Pottery was found that could be linked to Narmer, Egypt's first king, whose seal has been located elsewhere in the Gaza Strip, indicating Gaza's close ties with its giant neighbor 1,000 years before the pyramids were built.

To most Gazans the spot is a weekend leisure destination, where children play in the sand and young men practice motocross. They are vaguely aware of its historical significance, although no signs point it out. Nevertheless it was Gaza's citizens who raised the alarm when the earthmovers rumbled in lately, said Jean-Baptiste Humbert, of the French Biblical and Archaeological School in Jerusalem.

Gaza's citizens raised the alarm when earthmovers rumbled in recently, Jean-Baptiste Humbert, of the French Biblical and Archaeological School in Jerusalem says. His report and enlistment of supporters paid off, with the authorities behind the housing program agreeing to halt it, Jamal Abu Rida, general secretary of the Gaza archaeology authority, told AFP. The site, he said, is the authority's property. "Nobody has the right to strip it," he said. Hamas, which has ruled Gaza since 2007, has been accused of neglecting the strip's past, especially its pre-Islamic heritage.

"We have a housing crisis and high population growth. We are talking about 2.05 million people in Gaza now," said Amal Shmalee, a spokeswoman for the housing authority. "This necessitates new housing programmes." She said that nevertheless construction work at Tell es-Sakan had been halted and "we are going to stick" to that decision.

Read more at:

Wednesday, October 24, 2018


Some of the most important ancient sites in the Mediterranean region — the Greek city of Ephesus, Istanbul’s historic districts, Venice’s canals — might not survive the era of climate change.

Those places joined a list of others that we’ve covered extensively here at The Times. Our series on cultural heritage has looked at the Cedars of Lebanon, the Stone Age villages of Scotland and the statues of Easter Island, all of which are threatened by climate change.

In the case of Scotland and Easter Island, the menace is from rising seas. Many civilizations of the past, much like many present-day cities, were centered on coastal areas. As sea levels rise — both because warmer water takes up more space than cooler water, and because of melting glaciers — these heritage sites face sharply increased risks from both coastal erosion and flooding.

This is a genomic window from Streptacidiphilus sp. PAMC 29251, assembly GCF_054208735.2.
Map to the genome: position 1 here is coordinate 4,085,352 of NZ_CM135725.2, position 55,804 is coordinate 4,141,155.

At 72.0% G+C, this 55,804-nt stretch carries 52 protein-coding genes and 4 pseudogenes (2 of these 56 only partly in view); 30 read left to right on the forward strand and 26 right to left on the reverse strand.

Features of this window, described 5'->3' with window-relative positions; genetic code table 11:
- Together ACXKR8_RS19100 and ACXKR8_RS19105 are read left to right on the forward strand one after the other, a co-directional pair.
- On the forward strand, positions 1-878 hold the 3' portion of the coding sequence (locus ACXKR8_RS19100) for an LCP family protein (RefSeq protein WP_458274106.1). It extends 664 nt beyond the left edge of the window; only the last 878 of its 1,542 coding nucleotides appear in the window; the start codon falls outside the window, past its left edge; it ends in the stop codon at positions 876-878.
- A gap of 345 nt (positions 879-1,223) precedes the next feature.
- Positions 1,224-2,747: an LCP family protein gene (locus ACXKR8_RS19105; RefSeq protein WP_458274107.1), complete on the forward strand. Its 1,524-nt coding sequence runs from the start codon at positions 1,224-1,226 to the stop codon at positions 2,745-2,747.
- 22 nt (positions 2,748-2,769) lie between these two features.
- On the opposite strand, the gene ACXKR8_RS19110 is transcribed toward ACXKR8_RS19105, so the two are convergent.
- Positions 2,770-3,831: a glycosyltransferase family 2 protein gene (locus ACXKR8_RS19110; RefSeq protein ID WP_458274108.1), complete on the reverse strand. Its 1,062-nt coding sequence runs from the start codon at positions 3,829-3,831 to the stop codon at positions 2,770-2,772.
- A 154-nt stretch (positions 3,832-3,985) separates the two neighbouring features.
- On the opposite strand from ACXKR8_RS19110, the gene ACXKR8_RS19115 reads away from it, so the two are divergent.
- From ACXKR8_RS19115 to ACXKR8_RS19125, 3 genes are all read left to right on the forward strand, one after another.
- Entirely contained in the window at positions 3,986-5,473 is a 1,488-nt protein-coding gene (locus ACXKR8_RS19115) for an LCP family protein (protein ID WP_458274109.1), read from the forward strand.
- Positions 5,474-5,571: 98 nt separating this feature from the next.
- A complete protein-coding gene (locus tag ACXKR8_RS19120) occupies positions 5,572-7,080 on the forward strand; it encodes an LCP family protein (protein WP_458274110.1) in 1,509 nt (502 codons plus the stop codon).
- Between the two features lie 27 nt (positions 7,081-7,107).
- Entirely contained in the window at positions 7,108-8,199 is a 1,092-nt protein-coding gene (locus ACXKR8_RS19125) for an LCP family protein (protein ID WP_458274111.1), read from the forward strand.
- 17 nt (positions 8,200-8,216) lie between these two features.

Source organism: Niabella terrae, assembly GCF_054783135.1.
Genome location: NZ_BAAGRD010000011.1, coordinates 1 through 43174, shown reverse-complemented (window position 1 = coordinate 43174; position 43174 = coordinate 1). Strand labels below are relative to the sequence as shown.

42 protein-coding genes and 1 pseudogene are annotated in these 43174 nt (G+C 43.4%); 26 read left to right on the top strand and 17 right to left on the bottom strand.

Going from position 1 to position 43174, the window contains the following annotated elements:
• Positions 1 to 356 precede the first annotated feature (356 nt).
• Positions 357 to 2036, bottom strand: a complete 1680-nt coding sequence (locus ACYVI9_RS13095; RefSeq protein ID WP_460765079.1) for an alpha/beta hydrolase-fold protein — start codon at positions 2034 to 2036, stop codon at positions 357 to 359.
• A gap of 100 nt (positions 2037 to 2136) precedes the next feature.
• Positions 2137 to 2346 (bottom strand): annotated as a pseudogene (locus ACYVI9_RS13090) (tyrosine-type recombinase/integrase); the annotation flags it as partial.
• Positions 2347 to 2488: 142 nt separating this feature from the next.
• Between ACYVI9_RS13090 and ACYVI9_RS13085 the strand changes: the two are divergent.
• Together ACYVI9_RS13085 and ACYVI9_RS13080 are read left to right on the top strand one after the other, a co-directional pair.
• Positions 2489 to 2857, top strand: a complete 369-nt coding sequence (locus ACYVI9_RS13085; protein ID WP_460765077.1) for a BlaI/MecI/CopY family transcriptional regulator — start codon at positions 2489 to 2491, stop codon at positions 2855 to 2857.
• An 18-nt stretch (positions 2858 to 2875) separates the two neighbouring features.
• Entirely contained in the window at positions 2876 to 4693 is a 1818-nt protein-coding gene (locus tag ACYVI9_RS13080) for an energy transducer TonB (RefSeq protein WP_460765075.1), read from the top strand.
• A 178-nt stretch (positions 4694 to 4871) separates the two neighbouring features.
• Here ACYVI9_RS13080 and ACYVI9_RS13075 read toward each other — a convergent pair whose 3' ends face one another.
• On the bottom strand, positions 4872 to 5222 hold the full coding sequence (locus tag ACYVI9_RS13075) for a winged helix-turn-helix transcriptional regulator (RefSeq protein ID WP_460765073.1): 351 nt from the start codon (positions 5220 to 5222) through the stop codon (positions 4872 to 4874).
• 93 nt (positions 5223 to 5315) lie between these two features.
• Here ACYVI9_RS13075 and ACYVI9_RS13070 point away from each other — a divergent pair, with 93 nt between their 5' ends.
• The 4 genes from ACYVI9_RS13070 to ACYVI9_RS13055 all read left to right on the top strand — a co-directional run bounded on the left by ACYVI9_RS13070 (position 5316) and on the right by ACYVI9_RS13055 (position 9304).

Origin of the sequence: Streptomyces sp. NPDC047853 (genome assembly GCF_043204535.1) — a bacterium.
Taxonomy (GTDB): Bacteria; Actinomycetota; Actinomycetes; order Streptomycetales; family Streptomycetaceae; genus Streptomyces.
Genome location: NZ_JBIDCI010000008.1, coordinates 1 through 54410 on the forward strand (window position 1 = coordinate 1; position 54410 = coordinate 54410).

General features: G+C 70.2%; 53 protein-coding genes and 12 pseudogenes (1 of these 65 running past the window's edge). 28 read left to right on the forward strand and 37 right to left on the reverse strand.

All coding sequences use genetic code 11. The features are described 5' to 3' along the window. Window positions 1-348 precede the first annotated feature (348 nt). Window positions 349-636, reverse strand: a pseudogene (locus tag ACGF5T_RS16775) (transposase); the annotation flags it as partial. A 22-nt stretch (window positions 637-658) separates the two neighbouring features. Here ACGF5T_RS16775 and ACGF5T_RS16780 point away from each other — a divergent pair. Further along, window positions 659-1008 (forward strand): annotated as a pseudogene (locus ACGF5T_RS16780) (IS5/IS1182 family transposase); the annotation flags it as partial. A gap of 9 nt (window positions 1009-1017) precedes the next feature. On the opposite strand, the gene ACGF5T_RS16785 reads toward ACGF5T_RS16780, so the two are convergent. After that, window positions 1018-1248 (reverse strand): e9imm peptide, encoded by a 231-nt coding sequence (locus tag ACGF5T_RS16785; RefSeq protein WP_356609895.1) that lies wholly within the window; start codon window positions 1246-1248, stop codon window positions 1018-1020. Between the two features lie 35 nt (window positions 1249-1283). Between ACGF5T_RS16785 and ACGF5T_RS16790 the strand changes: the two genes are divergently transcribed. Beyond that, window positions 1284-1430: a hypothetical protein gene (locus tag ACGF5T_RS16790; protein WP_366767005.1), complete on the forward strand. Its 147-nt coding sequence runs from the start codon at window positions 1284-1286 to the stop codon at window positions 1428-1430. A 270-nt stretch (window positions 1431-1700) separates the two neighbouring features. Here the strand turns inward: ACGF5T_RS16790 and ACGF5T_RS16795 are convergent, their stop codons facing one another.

The new study, published in the journal Nature Communications, analyzed 49 Unesco heritage sites in the Mediterranean region in terms of end-of-century sea level rise projections that assume we don’t mitigate climate change.

Citizens and scientists on the Orkney Islands are racing to protect thousands of ancient structures threatened by climate change.

In Lebanon, the danger is shrinking habitat. The conditions the cedar trees need to live are becoming more and more rare as the Middle East heats up. Global warming could wipe out most of the country’s remaining cedar forests by the end of the century.

The researchers concluded that of the 49 sites, 46 will be threatened by coastal erosion and 40 by flooding if greenhouse gas emissions continue to rise.


The gallery, spread over two rooms, tells the story of cultures of the Islamic world from a region that stretches from West Africa to Southeast Asia from the seventh century to the present day. The Albukhary Foundation Gallery provides an extraordinary opportunity for visitors to view artifacts presented in displays with themes such as science, calligraphy, fashion and storytelling.

The collection includes archaeology, decorative arts, shadow puppets, textiles and contemporary art, Anadolu Agency reported. The gallery notably features many examples of Ottoman culture, including an Ottoman mosque lamp made in Iznik, northwestern Turkey and a beautiful Ottoman banner from the period of Selim III (1789-1807).

The Albukhary Foundation is a non-profit organization based in Malaysia with an international presence. For the past 40 years, it has been promoting goodwill through education and cultural heritage.